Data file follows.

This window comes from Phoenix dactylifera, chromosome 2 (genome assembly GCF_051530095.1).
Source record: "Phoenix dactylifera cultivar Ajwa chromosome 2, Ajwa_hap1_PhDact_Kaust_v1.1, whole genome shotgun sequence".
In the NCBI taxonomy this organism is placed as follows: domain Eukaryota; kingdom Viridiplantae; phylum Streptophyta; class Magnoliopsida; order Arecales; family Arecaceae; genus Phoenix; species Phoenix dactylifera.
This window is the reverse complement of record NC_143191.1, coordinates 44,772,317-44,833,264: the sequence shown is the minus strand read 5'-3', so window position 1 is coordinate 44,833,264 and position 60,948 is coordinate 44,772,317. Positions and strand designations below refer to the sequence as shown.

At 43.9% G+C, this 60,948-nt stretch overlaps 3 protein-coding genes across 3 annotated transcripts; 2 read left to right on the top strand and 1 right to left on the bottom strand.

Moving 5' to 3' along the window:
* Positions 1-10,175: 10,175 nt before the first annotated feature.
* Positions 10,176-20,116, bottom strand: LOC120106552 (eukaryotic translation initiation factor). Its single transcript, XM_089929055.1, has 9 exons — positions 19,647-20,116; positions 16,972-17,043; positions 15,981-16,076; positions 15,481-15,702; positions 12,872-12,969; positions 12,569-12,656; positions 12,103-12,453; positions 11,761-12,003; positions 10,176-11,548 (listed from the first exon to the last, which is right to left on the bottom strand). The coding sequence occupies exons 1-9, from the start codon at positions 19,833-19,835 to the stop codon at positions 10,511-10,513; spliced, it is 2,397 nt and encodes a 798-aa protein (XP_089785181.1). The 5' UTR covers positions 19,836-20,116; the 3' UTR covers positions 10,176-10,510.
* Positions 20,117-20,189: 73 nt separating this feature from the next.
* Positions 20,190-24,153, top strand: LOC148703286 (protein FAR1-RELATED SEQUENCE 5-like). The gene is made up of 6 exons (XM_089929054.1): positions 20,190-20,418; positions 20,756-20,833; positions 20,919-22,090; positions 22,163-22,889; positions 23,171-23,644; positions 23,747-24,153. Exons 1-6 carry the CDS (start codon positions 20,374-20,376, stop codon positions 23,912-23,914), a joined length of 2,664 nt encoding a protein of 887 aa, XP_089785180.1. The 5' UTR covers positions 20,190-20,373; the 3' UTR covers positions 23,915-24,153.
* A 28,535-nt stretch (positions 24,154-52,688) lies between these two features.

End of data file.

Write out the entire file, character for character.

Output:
This window comes from Phoenix dactylifera, chromosome 2 (genome assembly GCF_051530095.1).
Source record: "Phoenix dactylifera cultivar Ajwa chromosome 2, Ajwa_hap1_PhDact_Kaust_v1.1, whole genome shotgun sequence".
In the NCBI taxonomy this organism is placed as follows: domain Eukaryota; kingdom Viridiplantae; phylum Streptophyta; class Magnoliopsida; order Arecales; family Arecaceae; genus Phoenix; species Phoenix dactylifera.
This window is the reverse complement of record NC_143191.1, coordinates 44,772,317-44,833,264: the sequence shown is the minus strand read 5'-3', so window position 1 is coordinate 44,833,264 and position 60,948 is coordinate 44,772,317. Positions and strand designations below refer to the sequence as shown.

At 43.9% G+C, this 60,948-nt stretch overlaps 3 protein-coding genes across 3 annotated transcripts; 2 read left to right on the top strand and 1 right to left on the bottom strand.

Moving 5' to 3' along the window:
* Positions 1-10,175: 10,175 nt before the first annotated feature.
* Positions 10,176-20,116, bottom strand: LOC120106552 (eukaryotic translation initiation factor). Its single transcript, XM_089929055.1, has 9 exons — positions 19,647-20,116; positions 16,972-17,043; positions 15,981-16,076; positions 15,481-15,702; positions 12,872-12,969; positions 12,569-12,656; positions 12,103-12,453; positions 11,761-12,003; positions 10,176-11,548 (listed from the first exon to the last, which is right to left on the bottom strand). The coding sequence occupies exons 1-9, from the start codon at positions 19,833-19,835 to the stop codon at positions 10,511-10,513; spliced, it is 2,397 nt and encodes a 798-aa protein (XP_089785181.1). The 5' UTR covers positions 19,836-20,116; the 3' UTR covers positions 10,176-10,510.
* Positions 20,117-20,189: 73 nt separating this feature from the next.
* Positions 20,190-24,153, top strand: LOC148703286 (protein FAR1-RELATED SEQUENCE 5-like). The gene is made up of 6 exons (XM_089929054.1): positions 20,190-20,418; positions 20,756-20,833; positions 20,919-22,090; positions 22,163-22,889; positions 23,171-23,644; positions 23,747-24,153. Exons 1-6 carry the CDS (start codon positions 20,374-20,376, stop codon positions 23,912-23,914), a joined length of 2,664 nt encoding a protein of 887 aa, XP_089785180.1. The 5' UTR covers positions 20,190-20,373; the 3' UTR covers positions 23,915-24,153.
* A 28,535-nt stretch (positions 24,154-52,688) lies between these two features.